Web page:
The case against a proposed law requiring paid sick days in New York City is falling apart. City Council Speaker Christine Quinn should change her current course, embrace the bill as her own, and move forward aggressively before further delays and equivocation cost her politically. Far from bolstering the case against the bill, a survey by business groups released on Monday contradicts testimony they provided before the City Council just a few months ago and casts the case of the opposition in doubt.
Speaker Quinn is using an inordinate amount of political capital to delay a vote on paid sick days. In May, the Partnership for New York City (the advocacy group for the city's largest corporations) testified that paid sick days would cost businesses an additional $3 billion to $3.5 billion per year. After the hearing, the Speaker agreed to wait months for the coalition of business groups, led by the Partnership and the Chambers of Commerce, to conduct a study they claimed would back up their estimates. Months later, the results of the survey project a cost at least four times less than what its authors promised at the Council hearing -- and far closer to the estimates provided by supporters of the bill.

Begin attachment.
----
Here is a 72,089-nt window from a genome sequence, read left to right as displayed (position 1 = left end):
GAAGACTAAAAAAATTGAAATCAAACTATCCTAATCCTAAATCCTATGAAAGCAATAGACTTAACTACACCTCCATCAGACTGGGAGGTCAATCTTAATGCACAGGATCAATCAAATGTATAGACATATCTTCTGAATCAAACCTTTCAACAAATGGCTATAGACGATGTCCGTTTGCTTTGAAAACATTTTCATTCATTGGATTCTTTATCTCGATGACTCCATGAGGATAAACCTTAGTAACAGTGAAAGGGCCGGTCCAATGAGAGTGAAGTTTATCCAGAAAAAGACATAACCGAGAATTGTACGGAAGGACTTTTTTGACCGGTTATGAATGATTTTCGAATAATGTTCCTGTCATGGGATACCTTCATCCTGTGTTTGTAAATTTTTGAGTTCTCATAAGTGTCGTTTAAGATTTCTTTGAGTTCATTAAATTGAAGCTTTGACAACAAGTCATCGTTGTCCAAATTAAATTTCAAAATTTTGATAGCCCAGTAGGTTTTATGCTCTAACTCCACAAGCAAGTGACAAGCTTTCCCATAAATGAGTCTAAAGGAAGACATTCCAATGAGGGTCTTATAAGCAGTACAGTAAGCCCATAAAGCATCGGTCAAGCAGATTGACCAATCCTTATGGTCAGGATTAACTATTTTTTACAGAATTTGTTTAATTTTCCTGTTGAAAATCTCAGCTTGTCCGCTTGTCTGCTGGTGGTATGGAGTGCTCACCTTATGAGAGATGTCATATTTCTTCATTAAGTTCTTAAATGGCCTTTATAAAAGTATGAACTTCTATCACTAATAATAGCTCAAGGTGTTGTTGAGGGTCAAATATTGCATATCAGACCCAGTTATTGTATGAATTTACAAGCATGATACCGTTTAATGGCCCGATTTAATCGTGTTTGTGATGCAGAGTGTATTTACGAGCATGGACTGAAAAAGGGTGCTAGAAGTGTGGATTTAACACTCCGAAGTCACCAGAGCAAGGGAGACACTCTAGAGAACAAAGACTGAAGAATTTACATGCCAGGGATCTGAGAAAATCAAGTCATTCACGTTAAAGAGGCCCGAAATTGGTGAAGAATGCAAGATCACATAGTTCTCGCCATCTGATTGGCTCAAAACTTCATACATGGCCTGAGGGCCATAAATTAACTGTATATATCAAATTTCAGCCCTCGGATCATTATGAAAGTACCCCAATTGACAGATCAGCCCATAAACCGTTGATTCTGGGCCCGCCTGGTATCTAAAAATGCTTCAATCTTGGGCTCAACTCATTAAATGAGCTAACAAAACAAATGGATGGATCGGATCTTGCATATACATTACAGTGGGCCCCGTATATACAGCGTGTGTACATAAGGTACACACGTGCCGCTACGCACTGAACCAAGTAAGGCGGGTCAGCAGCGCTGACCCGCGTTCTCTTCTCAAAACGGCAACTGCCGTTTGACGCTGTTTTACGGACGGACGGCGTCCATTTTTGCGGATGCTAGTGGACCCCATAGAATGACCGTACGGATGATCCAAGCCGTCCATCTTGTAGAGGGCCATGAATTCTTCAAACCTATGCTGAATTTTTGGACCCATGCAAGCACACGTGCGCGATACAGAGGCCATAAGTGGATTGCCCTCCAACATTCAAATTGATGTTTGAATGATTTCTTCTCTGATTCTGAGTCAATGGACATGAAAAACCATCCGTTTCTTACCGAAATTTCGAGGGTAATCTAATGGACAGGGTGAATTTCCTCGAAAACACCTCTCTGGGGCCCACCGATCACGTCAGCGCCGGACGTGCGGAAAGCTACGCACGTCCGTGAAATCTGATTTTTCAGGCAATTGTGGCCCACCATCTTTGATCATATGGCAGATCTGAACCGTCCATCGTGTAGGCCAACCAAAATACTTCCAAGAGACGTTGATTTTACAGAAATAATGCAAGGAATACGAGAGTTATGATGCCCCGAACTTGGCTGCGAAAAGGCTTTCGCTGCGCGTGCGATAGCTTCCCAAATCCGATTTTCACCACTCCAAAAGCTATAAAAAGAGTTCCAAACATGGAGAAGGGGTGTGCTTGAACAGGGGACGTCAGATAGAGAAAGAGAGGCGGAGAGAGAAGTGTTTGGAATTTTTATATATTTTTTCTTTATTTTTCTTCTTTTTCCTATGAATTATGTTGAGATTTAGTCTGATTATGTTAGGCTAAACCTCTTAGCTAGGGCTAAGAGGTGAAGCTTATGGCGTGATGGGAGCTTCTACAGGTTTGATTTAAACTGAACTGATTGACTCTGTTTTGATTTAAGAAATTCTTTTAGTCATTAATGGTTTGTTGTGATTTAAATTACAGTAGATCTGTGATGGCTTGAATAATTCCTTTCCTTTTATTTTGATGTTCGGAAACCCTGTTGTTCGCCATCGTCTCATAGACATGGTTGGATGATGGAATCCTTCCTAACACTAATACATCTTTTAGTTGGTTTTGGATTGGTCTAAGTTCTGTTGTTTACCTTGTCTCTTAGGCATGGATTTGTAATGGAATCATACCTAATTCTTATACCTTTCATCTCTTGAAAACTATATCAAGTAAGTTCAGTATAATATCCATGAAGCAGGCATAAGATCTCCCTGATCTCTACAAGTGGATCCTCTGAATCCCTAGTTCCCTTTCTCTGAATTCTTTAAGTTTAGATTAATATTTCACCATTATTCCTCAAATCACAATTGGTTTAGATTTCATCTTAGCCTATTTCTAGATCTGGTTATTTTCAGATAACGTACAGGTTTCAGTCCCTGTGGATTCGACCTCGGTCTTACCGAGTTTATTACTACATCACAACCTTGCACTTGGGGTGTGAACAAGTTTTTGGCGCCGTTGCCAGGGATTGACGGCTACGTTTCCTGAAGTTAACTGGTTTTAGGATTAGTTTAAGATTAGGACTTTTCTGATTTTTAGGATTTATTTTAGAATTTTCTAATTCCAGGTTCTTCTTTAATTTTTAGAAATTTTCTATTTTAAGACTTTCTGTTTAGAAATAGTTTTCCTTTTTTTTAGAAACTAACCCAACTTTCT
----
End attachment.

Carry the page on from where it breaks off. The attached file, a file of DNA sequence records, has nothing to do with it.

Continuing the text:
It is well-known that Speaker Quinn intends to run for Mayor in 2013, and her decisions on major issues like this have to be viewed through that lens. The paid sick days issue enjoys deep support both in the city and throughout the country. This summer's Democratic primary for governor in Connecticut shows that the issue's resonance with voters can translate into a powerful advantage at the polls. By not supporting paid sick days -- or having been an obstacle to the bill passing -- Quinn risks fallout from ordinary New Yorkers by currying favor with big business.
This is not just a bad political gamble -- recent trends show that it is a losing strategy in New York City. In the last two years, there has been a sea-change in the city's political landscape to favor grassroots candidates and those with progressive bona fides over ineffective and entrenched incumbents, political insiders, and those allied with the city's big business interests. In a sign of things to come, first-time candidate Daniel Squadron ran a grassroots campaign and won a convincing victory in the 2008 primary over 30-year incumbent and party insider Martin Connor in the state Senate district straddling lower Manhattan and Brooklyn. Connor had the backing of the party establishment, of which he remains an important part, but voters were dissatisfied with his "worn-out representation" of the district and energized by Squadron's grassroots approach, optimism, and ambition for advancing progressive causes.